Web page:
The idea for The Waves formed in Morais' mind after a conversation he had with Theo Angelopoulus while shooting his debut feature, Un lugar en el cine/A Place in the Cinema (2007), a documentary on neo-realism built around interviews with Angelopoulus, Victor Erice and Pier Paolo Pasolini. Angelopoulus told Morais that, "Conversing with History is conversing with oneself." The Waves feels, for good and ill, like a conversation between Morais and himself. A beautifully paced road movie like no other, it approaches the Civil War obliquely, through the eyes of Miguel (Carlos Alvárez-Nóvoa), a recently widowed 80-year-old belatedly coming to terms with his past. He travels from his home in Valencia to Argelès-sur-Mer in Southern France, where many tens of thousands of captured Republicans had been held in concentration camps by the French government after the collapse of the Republic. Those men and women had been fortunate to survive the barbaric slaughter perpetrated by Franco's troops as they swept through the last die-hard pockets of Republican resistance on the Mediterranean seaboard and in Catalonia, but few were fortunate to survive the camps. This was what the Russian poet Ilya Ehrenburg called, "The tomb not only of the Spanish Republic, but also of European democracy."
Miguel, the embodiment of Spain's pained struggle to remember, is beset by physical ailments, perhaps aware that he is dying. His car breaks down halfway through his journey and we watch the film tense from the start with a sense that he might break down too. Although the film opens with a quote from legendary photographer Robert Capa – who was appalled by what he saw in Argelès – a creased photograph of Miguel behind the barbed wire is as a close as we come to the experience that scarred Miguel for life. There are occasional, unsettling glimpses of the Civil War as Miguel's memories explode onto the screen, but the film steers away from direct confrontation with the past while allowing it to seep into every frame. Morais allows the film to unfold of its own accord and at its natural pace, insists that less is more, and displays a disciplined restraint and elegant economy of style that would be the envy of many far more experienced directors. He invites us to join Miguel on his journey to the past and forces us to think about it as we watch Miguel think about it.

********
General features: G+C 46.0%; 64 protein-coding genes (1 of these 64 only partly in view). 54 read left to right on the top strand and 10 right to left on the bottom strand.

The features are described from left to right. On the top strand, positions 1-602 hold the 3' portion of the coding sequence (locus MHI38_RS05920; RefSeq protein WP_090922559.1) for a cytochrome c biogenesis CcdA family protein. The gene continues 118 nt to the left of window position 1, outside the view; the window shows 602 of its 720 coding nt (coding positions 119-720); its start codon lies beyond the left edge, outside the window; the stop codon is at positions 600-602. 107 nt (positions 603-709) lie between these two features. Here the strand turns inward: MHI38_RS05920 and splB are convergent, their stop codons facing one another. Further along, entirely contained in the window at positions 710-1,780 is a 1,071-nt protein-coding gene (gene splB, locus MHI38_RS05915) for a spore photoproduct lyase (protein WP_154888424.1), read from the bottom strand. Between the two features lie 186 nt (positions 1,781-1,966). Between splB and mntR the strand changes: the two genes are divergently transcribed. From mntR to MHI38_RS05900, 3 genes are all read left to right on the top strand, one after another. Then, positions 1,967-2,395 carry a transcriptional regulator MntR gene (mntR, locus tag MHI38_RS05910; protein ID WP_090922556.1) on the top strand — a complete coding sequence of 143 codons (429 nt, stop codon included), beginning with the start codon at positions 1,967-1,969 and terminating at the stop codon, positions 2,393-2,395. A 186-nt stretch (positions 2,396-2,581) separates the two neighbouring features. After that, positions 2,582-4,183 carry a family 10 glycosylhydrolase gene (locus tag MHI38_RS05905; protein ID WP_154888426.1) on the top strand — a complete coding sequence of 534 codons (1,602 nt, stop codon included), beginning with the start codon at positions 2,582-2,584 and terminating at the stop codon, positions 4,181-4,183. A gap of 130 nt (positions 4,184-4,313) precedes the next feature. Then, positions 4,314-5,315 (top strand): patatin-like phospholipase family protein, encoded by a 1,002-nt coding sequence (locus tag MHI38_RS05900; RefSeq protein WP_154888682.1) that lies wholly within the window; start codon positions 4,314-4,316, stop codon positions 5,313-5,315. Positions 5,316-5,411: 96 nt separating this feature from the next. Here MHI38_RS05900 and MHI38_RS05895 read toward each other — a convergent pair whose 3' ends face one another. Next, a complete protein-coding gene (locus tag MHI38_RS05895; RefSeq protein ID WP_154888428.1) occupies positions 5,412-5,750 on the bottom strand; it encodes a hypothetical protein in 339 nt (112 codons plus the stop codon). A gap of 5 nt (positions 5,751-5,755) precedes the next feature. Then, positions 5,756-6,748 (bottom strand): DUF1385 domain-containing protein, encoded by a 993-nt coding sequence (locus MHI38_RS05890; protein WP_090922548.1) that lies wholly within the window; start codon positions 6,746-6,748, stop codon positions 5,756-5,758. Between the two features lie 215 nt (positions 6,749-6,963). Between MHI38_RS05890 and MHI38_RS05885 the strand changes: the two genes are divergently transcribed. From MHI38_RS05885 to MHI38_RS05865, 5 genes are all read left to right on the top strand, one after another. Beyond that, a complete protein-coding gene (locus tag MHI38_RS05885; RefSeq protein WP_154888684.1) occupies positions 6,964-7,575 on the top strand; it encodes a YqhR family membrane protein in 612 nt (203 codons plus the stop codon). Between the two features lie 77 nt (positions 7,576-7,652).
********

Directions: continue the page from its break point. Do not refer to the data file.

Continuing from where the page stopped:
Given that Morais regards Ken Loach's Land and Freedom (1995) as the most successful cinematic treatment of the Civil War, his choice of such an elliptical, meditative form is puzzling. When I asked him why he hadn't made a film closer in style to Loach's, he laughed, hunched his shoulders, raised his palms upwards, and said: "I don't think I could have. It would be very difficult. That is a great, great film." Becoming serious, he continued, "I am very close to Loach politically but I come from a different generation. We can talk about history differently, with an approach to it more rooted in cinematic modernity. We cannot make films with our fists in the air." When we discussed his spared down style, Morais explained that in directing Carlos Alvárez-Nóvoa, who is renowned in Spain primarily for his great work in the theatre, he had to ask the veteran actor to shed his thespian skin and unlearn his skills. In successfully persuading Alvárez-Nóvoa to do so, Morais coaxed out of him a majestic performance of intense gravity and quiet force. Morais, who was born in Valladolid in 1976, a year after Franco's death, may not bristle with the kind of combative energy Ken Loach brings to his films but his intelligent, skillfully executed, gently moving film makes a significant contribution to Spain's attempts to untie the knots of its history. I will, as it were, return to Spain later in the festival, when I consider Benito Zambrano's The Sleeping Voice, a film which, Maria Delgado informs me, adopts a different, more conventional approach to Spanish history, one closer to Loach's than Morais'.